If he continually thinks about how poorly he speaks, he can become discouraged and self-conscious.

He may even shy away from interaction an area in which he excels.

On the other hand, if the same individual attends to his strength in interacting with people, he may develop stronger relationships, build more confidence, and start communicating more easily.

Focusing on weakness can impair even strengths; focusing on strengths can improve even weaknesses.

Overall, a strengths-based approach to improvement is about building people up by focusing on their strengths so that they become motivated and empowered to improve in all areas of their life.

But how does one cultivate strengths? Whether you want to build your own strengths or help others build theirs, the process is the same.

First, identify the strengths that are readily apparent.

Jot down your own ideas about what this person does naturally, easily, and voluntarily.

Then, grow your list.

Notice what this person does well in group interactions.

Watch what tasks he or she volunteers for or takes on without anyone asking.

Notice when the person is having fun.

Joy and ease are clues that people are operating from their strengths.

Ask others what strengths they see in this person.

Different people can offer different perspectives on each other based on their unique relationship.

Finally, ask them.

People generally have a sense of what they do well.

The information you seek may be free for the asking.

Once you’ve identified a person’s strengths, make a conscious effort to help him or her recognize, use, and develop them to help them reach their potential.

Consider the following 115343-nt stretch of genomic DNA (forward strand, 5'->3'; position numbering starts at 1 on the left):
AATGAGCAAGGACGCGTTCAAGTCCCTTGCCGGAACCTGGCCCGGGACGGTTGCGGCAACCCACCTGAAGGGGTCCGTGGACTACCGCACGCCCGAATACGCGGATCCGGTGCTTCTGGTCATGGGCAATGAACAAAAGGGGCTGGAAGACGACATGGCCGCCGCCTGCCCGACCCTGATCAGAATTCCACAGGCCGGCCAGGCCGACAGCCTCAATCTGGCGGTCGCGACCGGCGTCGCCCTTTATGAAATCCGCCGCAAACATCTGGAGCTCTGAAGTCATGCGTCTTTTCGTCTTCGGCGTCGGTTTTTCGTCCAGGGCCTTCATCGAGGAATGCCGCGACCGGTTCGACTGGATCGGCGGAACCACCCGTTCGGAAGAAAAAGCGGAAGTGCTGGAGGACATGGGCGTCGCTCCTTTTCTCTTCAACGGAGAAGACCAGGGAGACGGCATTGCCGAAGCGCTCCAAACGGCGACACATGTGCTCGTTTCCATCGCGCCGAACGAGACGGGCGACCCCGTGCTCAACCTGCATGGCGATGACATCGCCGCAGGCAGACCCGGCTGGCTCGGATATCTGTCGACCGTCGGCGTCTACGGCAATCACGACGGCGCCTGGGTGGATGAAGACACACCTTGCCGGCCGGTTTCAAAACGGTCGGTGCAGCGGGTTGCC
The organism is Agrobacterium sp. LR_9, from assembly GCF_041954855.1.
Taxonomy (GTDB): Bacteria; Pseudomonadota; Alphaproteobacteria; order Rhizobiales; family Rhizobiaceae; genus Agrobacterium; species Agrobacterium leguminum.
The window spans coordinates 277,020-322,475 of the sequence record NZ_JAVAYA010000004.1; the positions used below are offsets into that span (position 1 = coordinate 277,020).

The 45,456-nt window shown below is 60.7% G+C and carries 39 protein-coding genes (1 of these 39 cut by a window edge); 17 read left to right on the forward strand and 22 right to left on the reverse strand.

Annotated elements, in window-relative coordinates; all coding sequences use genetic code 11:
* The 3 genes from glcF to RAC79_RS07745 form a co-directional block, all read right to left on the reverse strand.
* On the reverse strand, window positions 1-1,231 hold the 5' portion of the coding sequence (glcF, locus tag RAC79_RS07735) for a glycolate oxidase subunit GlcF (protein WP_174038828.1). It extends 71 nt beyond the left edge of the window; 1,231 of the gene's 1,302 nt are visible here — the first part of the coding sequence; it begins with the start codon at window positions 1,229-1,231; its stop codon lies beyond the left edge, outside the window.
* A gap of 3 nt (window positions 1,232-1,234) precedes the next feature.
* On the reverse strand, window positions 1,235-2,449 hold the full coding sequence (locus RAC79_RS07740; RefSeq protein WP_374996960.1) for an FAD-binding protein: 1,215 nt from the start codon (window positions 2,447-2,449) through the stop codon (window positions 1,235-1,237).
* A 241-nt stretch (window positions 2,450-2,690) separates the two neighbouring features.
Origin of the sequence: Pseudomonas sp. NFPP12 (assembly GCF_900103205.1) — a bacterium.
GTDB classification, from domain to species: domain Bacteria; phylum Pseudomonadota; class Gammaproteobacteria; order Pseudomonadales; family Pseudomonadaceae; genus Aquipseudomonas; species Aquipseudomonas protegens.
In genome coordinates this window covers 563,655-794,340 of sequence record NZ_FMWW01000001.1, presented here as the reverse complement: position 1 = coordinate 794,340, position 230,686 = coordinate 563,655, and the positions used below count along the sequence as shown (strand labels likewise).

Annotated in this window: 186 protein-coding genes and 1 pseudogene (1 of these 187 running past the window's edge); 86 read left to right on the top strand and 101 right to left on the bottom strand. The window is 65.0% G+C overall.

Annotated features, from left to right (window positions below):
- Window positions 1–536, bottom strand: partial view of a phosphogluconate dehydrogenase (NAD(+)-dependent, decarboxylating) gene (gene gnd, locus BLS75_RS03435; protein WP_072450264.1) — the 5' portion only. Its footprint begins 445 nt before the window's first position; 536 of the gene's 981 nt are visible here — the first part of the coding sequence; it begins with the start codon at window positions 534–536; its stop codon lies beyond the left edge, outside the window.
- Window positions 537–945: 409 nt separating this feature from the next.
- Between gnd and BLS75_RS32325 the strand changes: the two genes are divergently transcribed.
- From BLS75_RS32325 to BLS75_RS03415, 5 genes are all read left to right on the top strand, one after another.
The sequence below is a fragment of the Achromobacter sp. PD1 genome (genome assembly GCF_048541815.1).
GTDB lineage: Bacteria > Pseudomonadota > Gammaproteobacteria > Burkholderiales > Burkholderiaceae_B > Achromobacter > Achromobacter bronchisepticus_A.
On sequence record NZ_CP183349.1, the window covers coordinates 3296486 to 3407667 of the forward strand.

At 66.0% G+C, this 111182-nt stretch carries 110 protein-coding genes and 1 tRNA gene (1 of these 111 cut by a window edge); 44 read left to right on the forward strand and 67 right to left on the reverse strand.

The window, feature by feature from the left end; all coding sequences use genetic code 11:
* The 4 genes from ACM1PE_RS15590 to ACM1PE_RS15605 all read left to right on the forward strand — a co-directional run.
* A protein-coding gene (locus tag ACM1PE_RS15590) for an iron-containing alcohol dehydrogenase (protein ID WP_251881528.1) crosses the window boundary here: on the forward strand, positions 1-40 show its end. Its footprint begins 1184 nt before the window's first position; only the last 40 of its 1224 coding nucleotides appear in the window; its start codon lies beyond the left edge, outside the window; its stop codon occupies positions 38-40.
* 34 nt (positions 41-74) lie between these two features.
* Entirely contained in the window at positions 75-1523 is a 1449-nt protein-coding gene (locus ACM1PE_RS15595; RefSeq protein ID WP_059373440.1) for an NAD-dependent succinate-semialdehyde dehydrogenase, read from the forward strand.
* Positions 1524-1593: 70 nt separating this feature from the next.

How? The options are limitless, but here are a few ways to start.

Allow people to self-nominate for tasks.

Given the option, people will often choose to do things they enjoy doing and do well.

Invite people to do things their way instead of yours.

Someone whose strength is in technical skills will prepare a report very differently than someone whose strength is in organizing information.

The product might be identical, but the process they use to get there may differ widely.

Appreciate people openly.

If you want people to focus on their strengths, draw attention to them by acknowledging what they do well, specifically.

This may take the form of a phone call, an email, or a quick comment in daily interaction.

These are just a few simple ways to encourage people to improve that leverage their strengths.

The key to progress in this approach is to keep it simple and emphasize strengths consistently, sincerely, and often.

There’s no question that to do well in business, whether you’re an individual, a leader, or a whole company, you must continually strive to be better.

Those who will succeed most surely will be those who capitalize on their strengths.

Joelle Jay (Joelle@pillarconsulting.

com) is an expert in leadership and personal effectiveness.

She coaches business leaders and executives in achieving success while maintaining the healthy life balance that keeps them at their best.